Bigger jackpots designed as lure for the people

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The Independent Online

The People's Lottery, headed by Sir Richard Branson, will work on a simple premise - more people will play if there is a bigger jackpot.

The People's Lottery, headed by Sir Richard Branson, will work on a simple premise - more people will play if there is a bigger jackpot.

As many as 12 million fewer people buy lottery tickets now than when sales peaked in January 1996 when 94 per cent of adults spent a total of £127.8m for a chance to win the double rollover jackpot of £81.4m.

The People's Lottery is hoping to replicate such figures by creating eight double and two triple rollovers a year. They plan to achieve this by lengthening the odds of one in 14 million of winning the Saturday and Wednesday games. Players currently choose six of 49 numbers. Under the new rules they will still choose six but 53 numbered balls will go into the draw twice a week.

Another innovation is the new "Millionaires" game, which will run alongside the two weekly draws. Players willing to spend a second pound will get a seventh number. They will stand a 1 in 3 million chance of becoming a millionaire if six of the seven numbers are drawn. It is this game that has allowed the company to claim it will create 2,500 millionaires in the seven-year licence period.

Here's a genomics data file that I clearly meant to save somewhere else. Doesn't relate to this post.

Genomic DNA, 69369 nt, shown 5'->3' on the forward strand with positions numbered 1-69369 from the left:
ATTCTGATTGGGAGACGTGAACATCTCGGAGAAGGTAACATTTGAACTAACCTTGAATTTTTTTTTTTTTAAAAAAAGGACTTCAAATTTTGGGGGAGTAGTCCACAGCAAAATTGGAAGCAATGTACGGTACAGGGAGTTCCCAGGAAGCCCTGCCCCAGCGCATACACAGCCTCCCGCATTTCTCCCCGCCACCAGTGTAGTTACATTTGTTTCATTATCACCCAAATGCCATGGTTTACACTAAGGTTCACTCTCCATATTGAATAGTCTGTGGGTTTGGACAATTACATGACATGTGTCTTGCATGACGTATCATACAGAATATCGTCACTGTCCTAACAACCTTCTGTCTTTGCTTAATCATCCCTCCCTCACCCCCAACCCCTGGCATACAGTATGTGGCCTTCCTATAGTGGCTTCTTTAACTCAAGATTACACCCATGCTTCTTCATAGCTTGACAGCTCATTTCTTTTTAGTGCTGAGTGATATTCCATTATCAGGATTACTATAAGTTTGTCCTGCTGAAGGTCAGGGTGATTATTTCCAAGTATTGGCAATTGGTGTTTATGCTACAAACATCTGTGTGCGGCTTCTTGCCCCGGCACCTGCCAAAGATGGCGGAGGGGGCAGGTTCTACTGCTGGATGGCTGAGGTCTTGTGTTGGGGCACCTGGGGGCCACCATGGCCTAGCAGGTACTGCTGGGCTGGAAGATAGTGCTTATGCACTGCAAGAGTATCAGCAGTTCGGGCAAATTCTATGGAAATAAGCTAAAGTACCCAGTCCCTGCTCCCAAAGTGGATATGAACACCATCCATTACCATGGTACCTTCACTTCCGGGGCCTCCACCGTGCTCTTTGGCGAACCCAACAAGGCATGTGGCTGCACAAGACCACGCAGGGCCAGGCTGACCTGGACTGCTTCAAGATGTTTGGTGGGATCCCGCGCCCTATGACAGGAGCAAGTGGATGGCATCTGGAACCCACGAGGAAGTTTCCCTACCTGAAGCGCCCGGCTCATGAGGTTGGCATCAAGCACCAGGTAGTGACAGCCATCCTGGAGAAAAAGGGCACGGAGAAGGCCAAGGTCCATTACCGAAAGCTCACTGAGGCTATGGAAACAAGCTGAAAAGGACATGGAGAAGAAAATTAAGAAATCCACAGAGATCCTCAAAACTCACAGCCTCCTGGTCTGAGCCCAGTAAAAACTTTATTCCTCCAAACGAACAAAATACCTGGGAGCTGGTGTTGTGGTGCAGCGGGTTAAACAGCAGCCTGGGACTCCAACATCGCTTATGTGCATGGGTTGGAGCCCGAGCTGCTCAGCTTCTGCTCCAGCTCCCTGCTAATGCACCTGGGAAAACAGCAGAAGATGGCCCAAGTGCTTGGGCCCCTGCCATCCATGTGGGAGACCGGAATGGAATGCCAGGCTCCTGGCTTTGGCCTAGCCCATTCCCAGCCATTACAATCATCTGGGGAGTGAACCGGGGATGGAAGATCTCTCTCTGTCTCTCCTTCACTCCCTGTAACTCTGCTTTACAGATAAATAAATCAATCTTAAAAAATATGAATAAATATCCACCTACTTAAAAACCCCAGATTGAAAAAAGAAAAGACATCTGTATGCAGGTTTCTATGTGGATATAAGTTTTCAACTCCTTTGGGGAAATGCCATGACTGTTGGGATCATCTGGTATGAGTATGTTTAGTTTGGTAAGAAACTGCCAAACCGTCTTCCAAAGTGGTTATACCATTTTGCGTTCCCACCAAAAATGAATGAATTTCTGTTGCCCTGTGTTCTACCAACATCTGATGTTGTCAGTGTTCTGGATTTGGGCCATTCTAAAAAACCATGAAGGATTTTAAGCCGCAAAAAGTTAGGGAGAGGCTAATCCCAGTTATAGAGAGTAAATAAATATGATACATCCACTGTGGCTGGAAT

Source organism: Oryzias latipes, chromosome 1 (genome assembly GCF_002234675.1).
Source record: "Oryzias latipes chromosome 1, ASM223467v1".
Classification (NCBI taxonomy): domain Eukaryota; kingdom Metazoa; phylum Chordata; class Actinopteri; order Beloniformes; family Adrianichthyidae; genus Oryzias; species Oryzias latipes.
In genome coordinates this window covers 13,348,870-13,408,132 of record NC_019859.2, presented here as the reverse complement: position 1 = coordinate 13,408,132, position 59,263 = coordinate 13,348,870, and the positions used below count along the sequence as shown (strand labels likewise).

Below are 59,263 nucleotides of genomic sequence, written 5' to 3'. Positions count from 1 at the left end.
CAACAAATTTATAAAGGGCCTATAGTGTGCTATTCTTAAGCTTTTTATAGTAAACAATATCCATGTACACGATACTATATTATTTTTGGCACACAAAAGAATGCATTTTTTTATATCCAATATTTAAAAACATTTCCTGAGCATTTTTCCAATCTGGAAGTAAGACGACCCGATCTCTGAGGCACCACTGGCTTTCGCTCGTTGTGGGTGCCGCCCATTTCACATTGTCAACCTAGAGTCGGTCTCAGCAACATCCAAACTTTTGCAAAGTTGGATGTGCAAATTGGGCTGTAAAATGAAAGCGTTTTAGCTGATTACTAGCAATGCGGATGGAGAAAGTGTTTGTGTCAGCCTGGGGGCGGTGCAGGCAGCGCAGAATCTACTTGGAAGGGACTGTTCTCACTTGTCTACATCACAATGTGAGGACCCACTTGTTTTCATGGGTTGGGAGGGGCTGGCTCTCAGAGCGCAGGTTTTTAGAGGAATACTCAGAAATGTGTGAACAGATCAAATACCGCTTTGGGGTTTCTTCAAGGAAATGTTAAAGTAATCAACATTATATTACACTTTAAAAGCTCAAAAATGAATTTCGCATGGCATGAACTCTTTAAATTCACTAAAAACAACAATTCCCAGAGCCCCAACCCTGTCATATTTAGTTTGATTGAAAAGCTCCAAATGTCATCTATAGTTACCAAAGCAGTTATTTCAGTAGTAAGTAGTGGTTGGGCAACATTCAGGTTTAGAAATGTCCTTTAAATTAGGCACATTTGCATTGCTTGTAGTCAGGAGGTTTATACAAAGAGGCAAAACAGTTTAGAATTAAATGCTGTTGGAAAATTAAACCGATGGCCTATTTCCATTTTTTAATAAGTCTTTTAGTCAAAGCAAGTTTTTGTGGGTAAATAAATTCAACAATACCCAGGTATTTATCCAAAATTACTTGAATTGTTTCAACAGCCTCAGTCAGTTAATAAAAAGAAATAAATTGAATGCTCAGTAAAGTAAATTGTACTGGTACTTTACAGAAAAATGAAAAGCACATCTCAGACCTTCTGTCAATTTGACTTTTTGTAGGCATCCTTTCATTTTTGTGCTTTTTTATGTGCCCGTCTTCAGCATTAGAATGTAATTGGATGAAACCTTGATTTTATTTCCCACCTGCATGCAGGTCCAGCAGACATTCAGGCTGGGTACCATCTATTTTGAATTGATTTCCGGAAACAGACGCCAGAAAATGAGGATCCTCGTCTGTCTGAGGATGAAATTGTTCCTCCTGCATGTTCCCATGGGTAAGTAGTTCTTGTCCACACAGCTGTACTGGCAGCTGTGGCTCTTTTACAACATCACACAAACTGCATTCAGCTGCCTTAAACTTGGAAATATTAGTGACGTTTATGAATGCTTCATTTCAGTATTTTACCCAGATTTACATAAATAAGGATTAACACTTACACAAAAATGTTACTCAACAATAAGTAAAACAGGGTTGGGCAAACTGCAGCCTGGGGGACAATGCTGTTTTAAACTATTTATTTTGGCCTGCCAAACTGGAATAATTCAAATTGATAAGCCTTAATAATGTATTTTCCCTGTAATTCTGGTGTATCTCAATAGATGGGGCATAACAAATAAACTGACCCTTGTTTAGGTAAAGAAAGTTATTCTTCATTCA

It will also launch a new range of Instants, or scratch cards, targeted at specific interest groups. Promoters have emphasised plans for new interactive games played over the Internet and through interactive television and WAP mobile phones. Despite heralding these technological advances the company was yesterday keeping tight-lipped about exactly how they will work, but suppliers of the hard- and software include two of the world's largest companies, Microsoft and Cisco Systems.

The company that has won the licences for seven of the last 14 lottery licences in the United States, Automated Wagering International (AWI), will run the technical side of the new lottery.It will be joined by KPMG Consulting, Energis, and Compaq. Marketing will be run by J Walter Thompson and will benefit from the expertise of cornflakes manufacturer Kellogg's.

J Walter Thompson was the company at which The People's Lottery chief executive, Simon Burridge, made his name. He also joined Sir Richard in his 1994 bid to run the lottery.

Suppliers will not be shareholders in The People's Lottery. The company will be owned by a holding company, which will have a board of seven directors but no shareholders.

Sir Richard will be just one of six non-executives on the Board. He will be joined by John Jackson, who was in charge of the 1994 bid. The others will be Henry King, chairman of Rentokil Initial, Caroline Marland, managing director of Guardian Newspapers, Michael Blakenham, former chairman of the publishers Pearson Plc, and Don Cruickshank, chairman of Scottish Media Group.

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